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Posts Tagged ‘Appetizer’

Smashed Summer Pea Spread via Relishing It

I’ve mentioned here more than once that as the weather warms, I try to prepare more simple, fresh foods.  This spread is a perfect example.  I love peas.  Their slightly sweet flavor, that beautiful pop of color– they make every dish better.  When they start to become available at the local farmers markets, we eat them by the pound.  But– and here’s some real talk now– they rarely make it into a recipe.  By the time we’re done shelling them, they have been mostly eaten raw.  And if not, they’re a stand-alone side for our summer meals.  Here, I wanted to keep things simple, yet incorporate peas as the star ingredient.

Smashed Summer Pea Spread via Relishing It

Smashed Summer Pea Spread via Relishing It

For this dish I’ve added a few simple ingredients and a different style of preparation in order to turn ordinary peas into a delicious and healthy appetizer.  Sun-dried tomatoes, garlic, mint, and a bit of anchovy really work with the subtle flavor of peas. Don’t be scared of the anchovy– it adds depth, a bit of saltiness, but doesn’t taste fishy.  Add a few other nibbles, and you’ve got yourself a meal.  Make them with your freshly shelled peas, if you have them, or just rely on a bag of frozen organic ones from the freezer.  It just takes a few minutes from start to finish to get this delicious spread on the table.

Smashed Summer Pea Spread via Relishing It

Smashed Summer Pea Spread via Relishing It

My favorite way to serve this spread is on a grilled baguette brushed with olive oil and sprinkled with sea salt and black pepper.  It is heavenly.   And if you’re worried about the bread, no problem.  I also serve it along with other vegetables, including radishes and endive.  It’s brilliant.  As for the endive, if you’re not familiar with it, you should become so.  It’s a wonderful vegetable that is fantastic served with spreads– the shape makes it easy to fill.  It tastes great, and is a wonderful option if you are gluten-free or just trying not to consume as much wheat.  These smashed summer peas are a delicious healthy option for your 4th of July celebration (for my American friends) this weekend.   It’s easy to get caught up in the moment and over-indulge on chips, burgers, and all other sorts of less-healthy foods in the midst of celebrating.  With this on your table, you don’t have to worry about it.  Hope you enjoy!

Smashed Summer Pea Spread via Relishing It

Smashed Summer Pea Spread via Relishing It

The Recipe: Smashed Summer Pea Spread

10 ounces fresh or frozen organic peas (If using fresh, blanch for a minute or so.  If using frozen, just thaw)

2 garlic cloves, finely minced

3 large sun-dried tomatoes, minced

1-2 anchovies, finely minced

1/2 – 1 teaspoon kosher salt

juice of 1/4 small lemon

2 tablespoons extra virgin olive oil

4 large mint leaves, finely minced

In a medium-sized bowl, add the peas, garlic, anchovies, sun-dried tomatoes, lemon, salt, olive oil, and mint.  Using a potato masher or fork, smash the ingredients together.   The final texture is up to you.  I like it to be a little bit creamy, with definite chunks of ingredients within it.  Taste and re-season, if necessary.  Serve it with endive, radishes, and grilled bread.  Enjoy!

I hope you all have a wonderful and safe 4th of July!

Cheers!

Laurie

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Spice-Marinated Feta with Simple Fougasse via Relishing It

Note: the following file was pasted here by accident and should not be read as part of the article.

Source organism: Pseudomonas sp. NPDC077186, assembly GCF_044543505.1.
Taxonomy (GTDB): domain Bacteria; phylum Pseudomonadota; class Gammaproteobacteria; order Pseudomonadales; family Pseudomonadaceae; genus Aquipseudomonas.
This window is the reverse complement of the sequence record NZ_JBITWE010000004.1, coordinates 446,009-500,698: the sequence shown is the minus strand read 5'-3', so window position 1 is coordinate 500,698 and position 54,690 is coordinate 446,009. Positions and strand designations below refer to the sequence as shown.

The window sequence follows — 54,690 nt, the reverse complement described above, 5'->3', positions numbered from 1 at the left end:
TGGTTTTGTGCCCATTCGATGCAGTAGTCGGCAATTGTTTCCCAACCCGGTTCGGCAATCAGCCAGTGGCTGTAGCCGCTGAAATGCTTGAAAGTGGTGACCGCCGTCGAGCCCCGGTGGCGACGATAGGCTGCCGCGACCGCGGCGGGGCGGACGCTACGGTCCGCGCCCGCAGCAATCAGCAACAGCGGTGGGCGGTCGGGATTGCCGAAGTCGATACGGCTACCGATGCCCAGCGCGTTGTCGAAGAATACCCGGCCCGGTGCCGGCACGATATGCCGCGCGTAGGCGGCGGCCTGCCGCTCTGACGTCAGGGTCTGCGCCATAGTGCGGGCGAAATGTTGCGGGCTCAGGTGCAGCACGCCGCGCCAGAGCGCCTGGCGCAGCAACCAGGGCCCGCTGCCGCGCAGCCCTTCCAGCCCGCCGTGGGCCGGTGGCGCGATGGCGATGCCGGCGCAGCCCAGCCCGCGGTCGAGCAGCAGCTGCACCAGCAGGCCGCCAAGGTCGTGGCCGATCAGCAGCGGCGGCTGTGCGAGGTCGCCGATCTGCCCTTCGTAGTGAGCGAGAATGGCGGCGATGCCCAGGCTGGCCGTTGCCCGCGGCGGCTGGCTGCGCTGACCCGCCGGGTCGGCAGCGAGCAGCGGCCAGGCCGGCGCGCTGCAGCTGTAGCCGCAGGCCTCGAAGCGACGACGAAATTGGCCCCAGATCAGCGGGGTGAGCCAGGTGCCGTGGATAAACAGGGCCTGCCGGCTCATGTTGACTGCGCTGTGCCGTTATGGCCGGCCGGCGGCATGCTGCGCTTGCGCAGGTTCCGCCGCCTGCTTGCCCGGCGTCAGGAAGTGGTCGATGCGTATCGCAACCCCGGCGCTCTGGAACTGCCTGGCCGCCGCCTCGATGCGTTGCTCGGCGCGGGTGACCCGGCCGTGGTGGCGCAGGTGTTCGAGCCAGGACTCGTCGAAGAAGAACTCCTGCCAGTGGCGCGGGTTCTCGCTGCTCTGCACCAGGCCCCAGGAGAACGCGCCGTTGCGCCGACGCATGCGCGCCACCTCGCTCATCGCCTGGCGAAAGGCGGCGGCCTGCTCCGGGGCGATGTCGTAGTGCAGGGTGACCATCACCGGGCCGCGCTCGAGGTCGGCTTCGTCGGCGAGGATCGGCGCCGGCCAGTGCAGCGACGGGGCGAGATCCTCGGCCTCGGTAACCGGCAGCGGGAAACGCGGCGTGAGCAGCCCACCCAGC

It’s that time of the year when we start to have people over for light spur-of-the-moment gatherings again.  Here in Minnesota, we slough-off the heavy jackets, start working in our yards, and finally get an opportuntity to visit with our neighbors after the long winter.  Yes, I’ve been banging the drum about how much I enjoy the colder months, but I also get excited to invite guests over to our backyard for drinks and appetizers once the weather warms.  Today’s recipe is a tasty combination of marinated cheeses and fougasse.  It’s perfect to serve with a cocktail or two while you’re visiting with friends.

Spice-Marinated Feta and Simple Fougasse via Relishing It

Spice-Marinated Feta with Simple Fougasse via Relishing It

Spice-Marinated Feta with Simple Fougasse via Relishing It

Spice-Marinated Feta with Simple Fougasse via Relishing It

It may look a little fussy to make, but I assure you, it’s simple.  All it takes is combining cheeses and marinating them in olive oil with some spices.  The result is a beautifully flavored cheese that is wonderful when paired with some bread and olives.  The longer it marinates, the more flavorful it becomes.  I pressed mine into a glass square food storage container, since I wanted square bites.  But when chilling the cheese initially, you can also roll it into a log form and then cut it into pieces right before marinating.  It can last in your refrigerator for about two weeks.  I chose feta, but if feta isn’t your deal, try goat cheese, ricotta salata, or even a sharp blue cheese.  If you choose to use something a bit softer, such as goat, you can omit the cream cheese and just increase the total amount to 12 ounces.  You get the idea.  You have a fair amount of leeway with the spices.  If you prefer the flavor of other combinations, give them a try.

Simple Fougasse via Relishing it

Spice-Marinated Feta with Simple Fougasse via Relishing It

Simple Fougasse via Relishing It

The bread is called fougasse.  This one is simple and may be a bit more crispy than traditional fougasse– which is fine with me.  I used the recipe from my favorite pizza crust (genius, right?), because I often have a bit leftover.  I’ve found that the longer the dough stays in the fridge, the more developed the flavor becomes.  I usually try to use it within two weeks, which timing-wise works out perfectly with the cheese.  Sit in the sunshine with your friends and neighbors and enjoy these fantastic nibbles.  Cheers!